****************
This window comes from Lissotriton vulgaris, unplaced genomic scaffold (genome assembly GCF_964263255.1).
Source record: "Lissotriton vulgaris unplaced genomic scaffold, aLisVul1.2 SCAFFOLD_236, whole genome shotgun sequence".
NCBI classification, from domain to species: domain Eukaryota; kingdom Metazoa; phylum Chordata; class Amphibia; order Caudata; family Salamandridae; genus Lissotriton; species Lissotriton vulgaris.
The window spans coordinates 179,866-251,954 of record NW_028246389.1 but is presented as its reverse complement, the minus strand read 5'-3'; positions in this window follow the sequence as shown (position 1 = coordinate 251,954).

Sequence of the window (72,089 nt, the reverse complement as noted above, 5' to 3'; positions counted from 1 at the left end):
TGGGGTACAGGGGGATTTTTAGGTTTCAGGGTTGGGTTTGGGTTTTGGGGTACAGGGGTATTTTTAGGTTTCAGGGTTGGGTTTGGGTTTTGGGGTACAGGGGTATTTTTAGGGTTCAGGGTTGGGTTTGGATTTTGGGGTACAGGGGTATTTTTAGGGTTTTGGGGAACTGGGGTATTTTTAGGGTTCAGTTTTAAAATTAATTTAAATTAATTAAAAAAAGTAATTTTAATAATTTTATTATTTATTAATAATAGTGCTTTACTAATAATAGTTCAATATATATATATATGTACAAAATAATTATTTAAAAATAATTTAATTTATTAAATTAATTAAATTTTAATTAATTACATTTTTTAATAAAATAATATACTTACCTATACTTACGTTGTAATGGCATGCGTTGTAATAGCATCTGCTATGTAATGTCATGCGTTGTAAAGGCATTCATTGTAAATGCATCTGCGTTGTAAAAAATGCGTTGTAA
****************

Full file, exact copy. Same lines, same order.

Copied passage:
This window comes from Lissotriton vulgaris, unplaced genomic scaffold (genome assembly GCF_964263255.1).
Source record: "Lissotriton vulgaris unplaced genomic scaffold, aLisVul1.2 SCAFFOLD_236, whole genome shotgun sequence".
NCBI classification, from domain to species: domain Eukaryota; kingdom Metazoa; phylum Chordata; class Amphibia; order Caudata; family Salamandridae; genus Lissotriton; species Lissotriton vulgaris.
The window spans coordinates 179,866-251,954 of record NW_028246389.1 but is presented as its reverse complement, the minus strand read 5'-3'; positions in this window follow the sequence as shown (position 1 = coordinate 251,954).

Sequence of the window (72,089 nt, the reverse complement as noted above, 5' to 3'; positions counted from 1 at the left end):
TGGGGTACAGGGGGATTTTTAGGTTTCAGGGTTGGGTTTGGGTTTTGGGGTACAGGGGTATTTTTAGGTTTCAGGGTTGGGTTTGGGTTTTGGGGTACAGGGGTATTTTTAGGGTTCAGGGTTGGGTTTGGATTTTGGGGTACAGGGGTATTTTTAGGGTTTTGGGGAACTGGGGTATTTTTAGGGTTCAGTTTTAAAATTAATTTAAATTAATTAAAAAAAGTAATTTTAATAATTTTATTATTTATTAATAATAGTGCTTTACTAATAATAGTTCAATATATATATATATGTACAAAATAATTATTTAAAAATAATTTAATTTATTAAATTAATTAAATTTTAATTAATTACATTTTTTAATAAAATAATATACTTACCTATACTTACGTTGTAATGGCATGCGTTGTAATAGCATCTGCTATGTAATGTCATGCGTTGTAAAGGCATTCATTGTAAATGCATCTGCGTTGTAAAAAATGCGTTGTAA